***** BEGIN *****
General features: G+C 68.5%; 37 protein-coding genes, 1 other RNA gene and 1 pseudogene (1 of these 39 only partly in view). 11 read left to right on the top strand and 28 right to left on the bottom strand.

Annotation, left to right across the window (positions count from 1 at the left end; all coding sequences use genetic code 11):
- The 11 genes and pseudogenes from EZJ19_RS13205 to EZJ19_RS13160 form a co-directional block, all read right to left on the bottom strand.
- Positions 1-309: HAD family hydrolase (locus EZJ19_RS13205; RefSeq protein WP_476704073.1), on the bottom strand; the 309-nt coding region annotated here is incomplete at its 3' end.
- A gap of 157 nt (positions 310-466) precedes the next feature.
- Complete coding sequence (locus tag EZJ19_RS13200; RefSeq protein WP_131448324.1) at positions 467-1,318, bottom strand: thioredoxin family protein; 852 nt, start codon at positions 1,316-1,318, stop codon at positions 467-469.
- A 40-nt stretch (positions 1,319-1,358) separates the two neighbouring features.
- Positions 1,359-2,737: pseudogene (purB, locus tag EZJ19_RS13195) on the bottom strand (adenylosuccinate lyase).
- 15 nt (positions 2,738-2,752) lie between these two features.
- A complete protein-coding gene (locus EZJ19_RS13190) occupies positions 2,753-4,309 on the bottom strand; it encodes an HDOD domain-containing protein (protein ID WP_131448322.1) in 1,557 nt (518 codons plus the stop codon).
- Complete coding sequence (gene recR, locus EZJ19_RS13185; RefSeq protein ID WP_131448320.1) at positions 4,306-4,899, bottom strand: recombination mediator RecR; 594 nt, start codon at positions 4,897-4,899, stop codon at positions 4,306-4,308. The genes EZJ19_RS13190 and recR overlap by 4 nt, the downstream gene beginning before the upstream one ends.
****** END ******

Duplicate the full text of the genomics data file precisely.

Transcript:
General features: G+C 68.5%; 37 protein-coding genes, 1 other RNA gene and 1 pseudogene (1 of these 39 only partly in view). 11 read left to right on the top strand and 28 right to left on the bottom strand.

Annotation, left to right across the window (positions count from 1 at the left end; all coding sequences use genetic code 11):
- The 11 genes and pseudogenes from EZJ19_RS13205 to EZJ19_RS13160 form a co-directional block, all read right to left on the bottom strand.
- Positions 1-309: HAD family hydrolase (locus EZJ19_RS13205; RefSeq protein WP_476704073.1), on the bottom strand; the 309-nt coding region annotated here is incomplete at its 3' end.
- A gap of 157 nt (positions 310-466) precedes the next feature.
- Complete coding sequence (locus tag EZJ19_RS13200; RefSeq protein WP_131448324.1) at positions 467-1,318, bottom strand: thioredoxin family protein; 852 nt, start codon at positions 1,316-1,318, stop codon at positions 467-469.
- A 40-nt stretch (positions 1,319-1,358) separates the two neighbouring features.
- Positions 1,359-2,737: pseudogene (purB, locus tag EZJ19_RS13195) on the bottom strand (adenylosuccinate lyase).
- 15 nt (positions 2,738-2,752) lie between these two features.
- A complete protein-coding gene (locus EZJ19_RS13190) occupies positions 2,753-4,309 on the bottom strand; it encodes an HDOD domain-containing protein (protein ID WP_131448322.1) in 1,557 nt (518 codons plus the stop codon).
- Complete coding sequence (gene recR, locus EZJ19_RS13185; RefSeq protein ID WP_131448320.1) at positions 4,306-4,899, bottom strand: recombination mediator RecR; 594 nt, start codon at positions 4,897-4,899, stop codon at positions 4,306-4,308. The genes EZJ19_RS13190 and recR overlap by 4 nt, the downstream gene beginning before the upstream one ends.